Originally published in Sierra Magazine in 2007
By Reed McManus
IN FEBRUARY 1977, JIMMY CARTER donned a cardigan to encourage Americans, still reeling from the effects of the Arab oil embargo, to turn down their thermostats as a way of immediately reducing the country’s dependence on imported oil. The former nuclear engineer was parodied for what looked like a Mr. Rogers moment, and since then few politicians have dared suggest that we tighten our collective belts.
But the need for energy conservation has only accelerated. As in the 1970s, the country is wrestling with air-quality problems and a foreign policy and an economy beholden to oil-exporting nations. Global warming has added urgency.
The great come-to-conservation moment for many people, however, follows a slap to the wallet rather than to the head. Last summer, gasoline in the United States rose to more than $3 per gallon, its highest price in 25 years (adjusted for inflation). When Carter first called on Americans to conserve, gas cost just $1.50 per gallon (adjusted for inflation). Suddenly, a fuel-efficient hybrid is cooler than an SUV, and the fuel-oil savings gained from installing insulation, sealing drafty doors and windows, and, yes, putting on a sweater become obvious.
According to the American Council for an Energy-Efficient Economy (ACEEE), steps to increase efficiency can reduce U.S. energy use–and related greenhouse-gas emissions–by at least 30 percent. And that’s being … conservative. The “2,000-Watt Society” program promoted by the Swiss Federal Institute of Technology claims it’s feasible to reduce average continuous per-capita power use in industrialized countries to 2,000 watts per day–that’s a two-thirds reduction in energy use for Europeans and a five-sixths decrease for spendthrift Americans–without crimping anyone’s standard of living.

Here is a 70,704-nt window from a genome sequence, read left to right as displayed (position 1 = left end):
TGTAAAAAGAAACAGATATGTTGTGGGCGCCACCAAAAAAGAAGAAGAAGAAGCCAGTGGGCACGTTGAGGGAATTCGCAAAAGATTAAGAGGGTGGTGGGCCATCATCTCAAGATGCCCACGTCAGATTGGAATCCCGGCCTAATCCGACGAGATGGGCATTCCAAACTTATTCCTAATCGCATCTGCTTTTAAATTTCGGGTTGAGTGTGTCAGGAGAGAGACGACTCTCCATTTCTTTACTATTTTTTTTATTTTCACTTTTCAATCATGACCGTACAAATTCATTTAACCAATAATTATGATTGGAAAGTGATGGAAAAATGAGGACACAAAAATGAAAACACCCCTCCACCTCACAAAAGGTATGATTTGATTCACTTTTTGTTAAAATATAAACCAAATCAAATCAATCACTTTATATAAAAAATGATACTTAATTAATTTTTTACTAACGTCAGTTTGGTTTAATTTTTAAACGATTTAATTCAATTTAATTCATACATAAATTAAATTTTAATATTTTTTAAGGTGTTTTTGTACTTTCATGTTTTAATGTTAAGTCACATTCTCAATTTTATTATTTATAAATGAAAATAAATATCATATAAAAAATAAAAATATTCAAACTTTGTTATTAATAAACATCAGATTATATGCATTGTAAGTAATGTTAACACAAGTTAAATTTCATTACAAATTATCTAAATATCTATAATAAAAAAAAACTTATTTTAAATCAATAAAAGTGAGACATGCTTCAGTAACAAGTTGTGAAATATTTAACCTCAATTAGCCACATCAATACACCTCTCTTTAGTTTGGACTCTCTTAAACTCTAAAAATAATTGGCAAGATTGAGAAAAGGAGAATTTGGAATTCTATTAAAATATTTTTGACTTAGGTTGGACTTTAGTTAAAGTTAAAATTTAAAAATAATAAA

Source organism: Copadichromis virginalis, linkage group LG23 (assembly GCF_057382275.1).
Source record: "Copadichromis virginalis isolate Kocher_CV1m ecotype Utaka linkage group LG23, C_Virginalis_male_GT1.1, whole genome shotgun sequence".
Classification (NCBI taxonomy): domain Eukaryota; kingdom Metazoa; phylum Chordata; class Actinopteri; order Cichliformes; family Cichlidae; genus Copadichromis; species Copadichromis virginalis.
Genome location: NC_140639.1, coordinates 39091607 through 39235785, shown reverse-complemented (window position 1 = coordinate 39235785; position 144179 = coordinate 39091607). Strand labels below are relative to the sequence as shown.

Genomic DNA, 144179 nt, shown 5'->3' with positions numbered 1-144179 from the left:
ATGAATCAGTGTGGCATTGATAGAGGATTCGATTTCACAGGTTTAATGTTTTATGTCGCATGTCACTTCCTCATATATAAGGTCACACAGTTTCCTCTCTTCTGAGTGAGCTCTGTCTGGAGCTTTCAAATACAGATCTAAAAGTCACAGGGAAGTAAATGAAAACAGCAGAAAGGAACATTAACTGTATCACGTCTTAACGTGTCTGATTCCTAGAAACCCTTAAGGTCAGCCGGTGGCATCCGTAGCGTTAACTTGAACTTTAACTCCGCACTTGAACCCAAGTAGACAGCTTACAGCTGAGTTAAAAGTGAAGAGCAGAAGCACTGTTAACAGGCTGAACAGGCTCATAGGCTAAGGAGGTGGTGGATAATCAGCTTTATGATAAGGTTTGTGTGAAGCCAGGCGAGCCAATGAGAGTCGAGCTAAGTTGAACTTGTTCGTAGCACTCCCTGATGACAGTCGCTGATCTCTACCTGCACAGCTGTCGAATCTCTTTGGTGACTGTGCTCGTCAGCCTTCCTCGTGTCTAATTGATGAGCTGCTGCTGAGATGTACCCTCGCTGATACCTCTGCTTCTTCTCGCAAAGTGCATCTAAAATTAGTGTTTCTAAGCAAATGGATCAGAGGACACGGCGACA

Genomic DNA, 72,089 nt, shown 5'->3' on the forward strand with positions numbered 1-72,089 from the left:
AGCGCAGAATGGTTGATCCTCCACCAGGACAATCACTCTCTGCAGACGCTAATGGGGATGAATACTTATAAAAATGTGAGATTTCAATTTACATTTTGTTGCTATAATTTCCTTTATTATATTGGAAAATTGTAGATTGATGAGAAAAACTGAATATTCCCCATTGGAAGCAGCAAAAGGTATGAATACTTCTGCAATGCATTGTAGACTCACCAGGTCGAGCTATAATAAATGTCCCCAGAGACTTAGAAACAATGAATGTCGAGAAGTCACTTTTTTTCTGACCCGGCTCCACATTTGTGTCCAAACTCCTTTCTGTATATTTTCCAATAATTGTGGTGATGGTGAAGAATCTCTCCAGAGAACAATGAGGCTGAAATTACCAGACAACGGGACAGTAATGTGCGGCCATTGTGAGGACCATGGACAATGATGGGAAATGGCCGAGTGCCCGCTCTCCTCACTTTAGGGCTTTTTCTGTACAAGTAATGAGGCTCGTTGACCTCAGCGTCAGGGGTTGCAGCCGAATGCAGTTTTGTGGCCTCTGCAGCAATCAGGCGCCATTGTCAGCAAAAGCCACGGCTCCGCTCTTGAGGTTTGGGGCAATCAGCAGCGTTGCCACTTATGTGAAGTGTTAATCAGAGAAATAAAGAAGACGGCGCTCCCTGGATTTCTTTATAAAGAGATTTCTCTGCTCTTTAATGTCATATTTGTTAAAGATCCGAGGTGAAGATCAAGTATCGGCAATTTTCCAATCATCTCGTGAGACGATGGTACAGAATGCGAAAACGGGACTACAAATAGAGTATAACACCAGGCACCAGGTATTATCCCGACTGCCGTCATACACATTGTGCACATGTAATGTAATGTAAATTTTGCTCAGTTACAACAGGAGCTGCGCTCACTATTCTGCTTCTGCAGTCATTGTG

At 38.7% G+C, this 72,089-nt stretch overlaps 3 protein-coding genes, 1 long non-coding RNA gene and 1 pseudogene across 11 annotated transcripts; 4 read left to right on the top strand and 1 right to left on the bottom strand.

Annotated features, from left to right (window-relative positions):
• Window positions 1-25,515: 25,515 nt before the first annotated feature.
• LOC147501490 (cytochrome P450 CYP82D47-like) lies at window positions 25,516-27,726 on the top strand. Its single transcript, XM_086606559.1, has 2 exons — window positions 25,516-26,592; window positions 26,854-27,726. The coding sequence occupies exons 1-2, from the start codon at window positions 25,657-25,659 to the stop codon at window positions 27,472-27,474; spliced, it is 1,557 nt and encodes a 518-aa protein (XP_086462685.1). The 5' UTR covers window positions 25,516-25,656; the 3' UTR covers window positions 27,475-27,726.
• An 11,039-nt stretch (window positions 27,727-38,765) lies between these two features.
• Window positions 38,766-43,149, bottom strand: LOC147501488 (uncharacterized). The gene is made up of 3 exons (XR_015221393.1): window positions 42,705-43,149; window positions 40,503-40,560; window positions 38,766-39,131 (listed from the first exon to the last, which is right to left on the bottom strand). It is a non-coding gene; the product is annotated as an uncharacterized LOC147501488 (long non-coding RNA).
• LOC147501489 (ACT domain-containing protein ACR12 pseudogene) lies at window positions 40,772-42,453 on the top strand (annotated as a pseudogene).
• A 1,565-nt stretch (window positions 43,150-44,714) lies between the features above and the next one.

More than 320 U.S. cities have begun to do their part through the U.S. Mayors Climate Protection Agreement, an effort supported by the Sierra Club‘s Cool Cities Campaign (coolcities.us). Many utilities and manufacturers have turned to conservation as well: A utility that helps customers reduce energy demand can avoid the cost of new power plants; a manufacturer that performs life-cycle assessments on its products can reduce energy consumption and the cost of raw materials.
In the past, some of the biggest efficiency gains followed new federal standards, regulations, tax incentives, and research funding. For example, today’s typical refrigerator (which accounts for 20 percent of a household’s utility costs) uses about one-fourth the energy of a 1972 model. Efficiency standards for appliances generally save consumers $2 to $3 in utility costs for every dollar increase in purchase price.
Despite the benefits, the Bush administration has failed to adopt congressionally mandated energy-saving standards for nearly two dozen appliances, prompting a lawsuit by 15 state attorneys general and New York City. Last August, the administration proposed federal standards for the 40 million electrical-distribution transformers in the United States. After assessing six possible levels of efficiency, the Department of Energy chose the second-weakest standard–one that will squander 12 billion kilowatt-hours per year and cost more over the transformers’ 30- to 50-year life span than would a more efficient standard. The good news: Even the weak Bush proposal will eliminate the need to build 15 new carbon-dioxide-spewing power plants.
According to the ACEEE, more-aggressive national policies that emphasize renewable energy sources and efficiency could save a typical American family at least $650 a year. That would buy plenty of cardigans–and the benefits to national security and the environment would be priceless.